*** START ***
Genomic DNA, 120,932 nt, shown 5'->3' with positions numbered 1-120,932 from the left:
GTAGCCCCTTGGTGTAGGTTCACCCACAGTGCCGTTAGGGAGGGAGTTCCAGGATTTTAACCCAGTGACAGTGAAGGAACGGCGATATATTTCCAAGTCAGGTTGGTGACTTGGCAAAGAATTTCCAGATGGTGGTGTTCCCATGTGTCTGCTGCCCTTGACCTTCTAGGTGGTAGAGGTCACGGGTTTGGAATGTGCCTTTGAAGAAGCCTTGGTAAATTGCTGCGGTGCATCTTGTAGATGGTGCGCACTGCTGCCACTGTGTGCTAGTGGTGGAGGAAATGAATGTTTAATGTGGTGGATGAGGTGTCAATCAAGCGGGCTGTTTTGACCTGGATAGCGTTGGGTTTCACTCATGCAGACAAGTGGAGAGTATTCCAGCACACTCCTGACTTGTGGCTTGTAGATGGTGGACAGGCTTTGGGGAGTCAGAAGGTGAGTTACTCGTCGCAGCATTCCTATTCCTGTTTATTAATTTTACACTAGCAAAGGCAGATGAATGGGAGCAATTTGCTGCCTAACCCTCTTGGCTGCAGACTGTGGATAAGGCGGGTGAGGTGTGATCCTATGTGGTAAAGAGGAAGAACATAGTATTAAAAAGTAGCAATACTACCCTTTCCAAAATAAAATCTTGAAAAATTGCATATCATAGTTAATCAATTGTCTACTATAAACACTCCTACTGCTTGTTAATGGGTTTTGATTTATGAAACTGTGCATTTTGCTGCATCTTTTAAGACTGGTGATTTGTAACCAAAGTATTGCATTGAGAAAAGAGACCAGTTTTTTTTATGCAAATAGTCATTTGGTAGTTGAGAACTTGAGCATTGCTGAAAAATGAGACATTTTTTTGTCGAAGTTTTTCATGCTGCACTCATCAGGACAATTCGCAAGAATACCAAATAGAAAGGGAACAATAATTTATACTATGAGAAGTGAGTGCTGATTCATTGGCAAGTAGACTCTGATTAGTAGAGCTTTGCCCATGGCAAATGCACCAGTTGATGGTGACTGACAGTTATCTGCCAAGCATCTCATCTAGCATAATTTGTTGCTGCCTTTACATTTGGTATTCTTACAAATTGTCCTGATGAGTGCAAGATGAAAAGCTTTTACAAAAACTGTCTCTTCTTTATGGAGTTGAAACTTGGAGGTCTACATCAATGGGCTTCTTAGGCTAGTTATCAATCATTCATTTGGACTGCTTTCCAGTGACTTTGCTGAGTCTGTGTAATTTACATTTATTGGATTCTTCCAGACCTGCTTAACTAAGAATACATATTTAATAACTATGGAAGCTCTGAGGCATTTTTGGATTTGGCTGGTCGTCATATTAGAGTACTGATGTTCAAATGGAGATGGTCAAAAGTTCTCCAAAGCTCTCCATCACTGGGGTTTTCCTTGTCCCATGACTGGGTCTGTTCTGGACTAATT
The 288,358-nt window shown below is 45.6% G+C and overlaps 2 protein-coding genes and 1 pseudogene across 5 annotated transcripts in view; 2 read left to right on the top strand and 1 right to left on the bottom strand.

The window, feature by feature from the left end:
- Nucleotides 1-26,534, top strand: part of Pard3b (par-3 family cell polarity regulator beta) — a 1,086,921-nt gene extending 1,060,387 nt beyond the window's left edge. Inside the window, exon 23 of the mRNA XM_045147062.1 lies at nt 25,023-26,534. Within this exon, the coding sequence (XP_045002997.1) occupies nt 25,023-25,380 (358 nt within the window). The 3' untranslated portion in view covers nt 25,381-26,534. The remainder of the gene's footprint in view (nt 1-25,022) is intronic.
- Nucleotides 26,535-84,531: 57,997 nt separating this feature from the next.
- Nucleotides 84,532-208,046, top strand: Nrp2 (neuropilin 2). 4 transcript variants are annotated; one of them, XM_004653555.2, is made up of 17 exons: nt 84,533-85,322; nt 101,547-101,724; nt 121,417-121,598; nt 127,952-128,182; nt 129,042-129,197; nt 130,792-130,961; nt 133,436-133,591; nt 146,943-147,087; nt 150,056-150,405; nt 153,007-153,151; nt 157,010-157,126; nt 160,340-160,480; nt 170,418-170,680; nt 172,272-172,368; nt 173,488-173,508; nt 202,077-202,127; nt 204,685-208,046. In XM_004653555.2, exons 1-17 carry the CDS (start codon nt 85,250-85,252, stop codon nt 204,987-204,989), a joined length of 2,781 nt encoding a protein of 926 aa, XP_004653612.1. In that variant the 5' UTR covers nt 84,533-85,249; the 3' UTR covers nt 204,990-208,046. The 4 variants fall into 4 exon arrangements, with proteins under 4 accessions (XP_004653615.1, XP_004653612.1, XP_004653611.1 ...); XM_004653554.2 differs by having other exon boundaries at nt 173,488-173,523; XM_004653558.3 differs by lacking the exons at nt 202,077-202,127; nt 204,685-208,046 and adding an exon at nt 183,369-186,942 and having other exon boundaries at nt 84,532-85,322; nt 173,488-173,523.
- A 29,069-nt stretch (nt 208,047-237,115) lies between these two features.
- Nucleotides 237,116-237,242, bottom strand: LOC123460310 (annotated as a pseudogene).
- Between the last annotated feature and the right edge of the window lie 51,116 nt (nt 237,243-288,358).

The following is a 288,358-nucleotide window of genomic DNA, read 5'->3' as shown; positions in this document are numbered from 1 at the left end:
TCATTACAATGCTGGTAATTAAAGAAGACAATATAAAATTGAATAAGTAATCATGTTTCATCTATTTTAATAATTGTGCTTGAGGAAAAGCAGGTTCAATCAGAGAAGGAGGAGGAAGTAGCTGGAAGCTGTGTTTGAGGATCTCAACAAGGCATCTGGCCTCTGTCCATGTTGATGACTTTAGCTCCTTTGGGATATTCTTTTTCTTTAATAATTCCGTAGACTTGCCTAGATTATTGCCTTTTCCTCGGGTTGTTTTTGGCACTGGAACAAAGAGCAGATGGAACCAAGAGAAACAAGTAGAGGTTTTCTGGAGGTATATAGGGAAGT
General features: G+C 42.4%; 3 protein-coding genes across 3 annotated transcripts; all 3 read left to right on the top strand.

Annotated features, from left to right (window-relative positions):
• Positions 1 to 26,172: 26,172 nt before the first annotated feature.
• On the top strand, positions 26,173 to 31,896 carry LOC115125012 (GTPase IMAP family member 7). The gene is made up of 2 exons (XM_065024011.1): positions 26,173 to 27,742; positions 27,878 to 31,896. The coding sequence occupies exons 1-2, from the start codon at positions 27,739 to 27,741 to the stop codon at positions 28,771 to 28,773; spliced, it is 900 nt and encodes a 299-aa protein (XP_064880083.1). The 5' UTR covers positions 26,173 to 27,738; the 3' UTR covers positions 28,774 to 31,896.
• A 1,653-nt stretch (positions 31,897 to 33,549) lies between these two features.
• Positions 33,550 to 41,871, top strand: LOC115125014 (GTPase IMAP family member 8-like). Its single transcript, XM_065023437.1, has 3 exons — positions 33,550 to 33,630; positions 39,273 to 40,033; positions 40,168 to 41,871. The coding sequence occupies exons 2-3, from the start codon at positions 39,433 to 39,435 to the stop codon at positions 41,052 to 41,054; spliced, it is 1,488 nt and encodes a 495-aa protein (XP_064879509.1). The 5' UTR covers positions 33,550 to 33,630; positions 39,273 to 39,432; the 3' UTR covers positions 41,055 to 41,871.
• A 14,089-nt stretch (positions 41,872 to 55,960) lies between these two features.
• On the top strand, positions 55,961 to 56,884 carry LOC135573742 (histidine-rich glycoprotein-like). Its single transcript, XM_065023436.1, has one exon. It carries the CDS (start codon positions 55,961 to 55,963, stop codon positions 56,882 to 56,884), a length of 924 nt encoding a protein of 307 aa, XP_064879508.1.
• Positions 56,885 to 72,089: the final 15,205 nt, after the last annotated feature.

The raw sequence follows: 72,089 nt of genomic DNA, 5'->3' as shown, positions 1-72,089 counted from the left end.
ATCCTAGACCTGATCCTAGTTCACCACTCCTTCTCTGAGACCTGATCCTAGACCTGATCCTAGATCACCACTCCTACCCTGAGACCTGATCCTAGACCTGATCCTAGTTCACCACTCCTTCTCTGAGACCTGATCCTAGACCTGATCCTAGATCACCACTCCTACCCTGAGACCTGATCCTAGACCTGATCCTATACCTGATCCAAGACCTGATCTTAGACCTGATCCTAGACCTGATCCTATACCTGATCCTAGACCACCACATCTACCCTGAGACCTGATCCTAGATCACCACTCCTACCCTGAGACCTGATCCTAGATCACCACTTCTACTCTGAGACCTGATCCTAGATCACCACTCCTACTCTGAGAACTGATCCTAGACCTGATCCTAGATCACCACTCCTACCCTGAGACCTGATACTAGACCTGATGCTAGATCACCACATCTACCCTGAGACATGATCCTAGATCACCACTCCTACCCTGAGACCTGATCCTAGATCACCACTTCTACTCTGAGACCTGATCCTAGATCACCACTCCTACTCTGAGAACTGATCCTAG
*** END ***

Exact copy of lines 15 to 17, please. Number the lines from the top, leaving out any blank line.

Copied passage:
• Positions 1 to 26,172: 26,172 nt before the first annotated feature.
• On the top strand, positions 26,173 to 31,896 carry LOC115125012 (GTPase IMAP family member 7). The gene is made up of 2 exons (XM_065024011.1): positions 26,173 to 27,742; positions 27,878 to 31,896. The coding sequence occupies exons 1-2, from the start codon at positions 27,739 to 27,741 to the stop codon at positions 28,771 to 28,773; spliced, it is 900 nt and encodes a 299-aa protein (XP_064880083.1). The 5' UTR covers positions 26,173 to 27,738; the 3' UTR covers positions 28,774 to 31,896.
• A 1,653-nt stretch (positions 31,897 to 33,549) lies between these two features.